A non-equilibrium slurry model for planetary cores with application to Earth’s F-layer

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Andrew Walker , Chris Davies , Alfred Wilson , Mike Bergman


Slurry regions may exist in the cores of several terrestrial bodies and are expected to influence the dynamics of deep planetary interiors and the viability of maintaining global magnetic fields. Here we develop a two-component slurry model of the lowermost outer core of the Earth (the F-layer). In contrast to most previous models of slurries in planetary cores, we explicitly model the physics controlling the nucleation, growth, and sinking of individual iron crystals and do not assume that the layer is in phase equilibrium. We assume the layer is in steady state, that falling crystals do not interact, and that the temperature and the overall composition are imposed, which allows us to solve for the volume fraction of solid in the layer and the size distribution of crystals. Models that produce a plausible heat budget, inner core growth rate, and density excess compared to the bulk core yield a solid fraction that is far below that predicted by phase equilibrium and a crystal size distribution dominated by the smallest particles with a maximum particle radii of 3 cm. The model can be used to understand the role of non-equilibrium effects in other planetary cores.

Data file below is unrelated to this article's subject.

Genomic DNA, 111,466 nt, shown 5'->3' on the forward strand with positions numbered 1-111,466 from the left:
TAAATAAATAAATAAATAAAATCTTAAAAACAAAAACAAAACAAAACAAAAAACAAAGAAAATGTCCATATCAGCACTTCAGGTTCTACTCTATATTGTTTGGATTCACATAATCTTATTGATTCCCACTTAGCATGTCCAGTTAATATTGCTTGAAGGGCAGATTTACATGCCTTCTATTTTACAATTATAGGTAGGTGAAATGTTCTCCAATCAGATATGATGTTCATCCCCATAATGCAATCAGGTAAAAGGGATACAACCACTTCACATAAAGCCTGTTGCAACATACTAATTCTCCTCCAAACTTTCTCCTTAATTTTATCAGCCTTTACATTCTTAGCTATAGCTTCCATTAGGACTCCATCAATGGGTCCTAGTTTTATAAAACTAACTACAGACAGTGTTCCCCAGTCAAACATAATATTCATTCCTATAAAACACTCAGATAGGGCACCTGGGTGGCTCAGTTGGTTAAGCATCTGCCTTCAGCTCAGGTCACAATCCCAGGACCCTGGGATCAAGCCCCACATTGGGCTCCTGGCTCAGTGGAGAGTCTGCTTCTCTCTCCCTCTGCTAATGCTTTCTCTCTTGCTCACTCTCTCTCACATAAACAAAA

Earth Sciences, Fluid Dynamics, Geophysics and Seismology, Mineral Physics


slurry, non-equilibrium, planetary cores, nucleation, Crystal Growth


Published: 2024-07-09 11:30

Last Updated: 2024-07-09 18:30


CC BY Attribution 4.0 International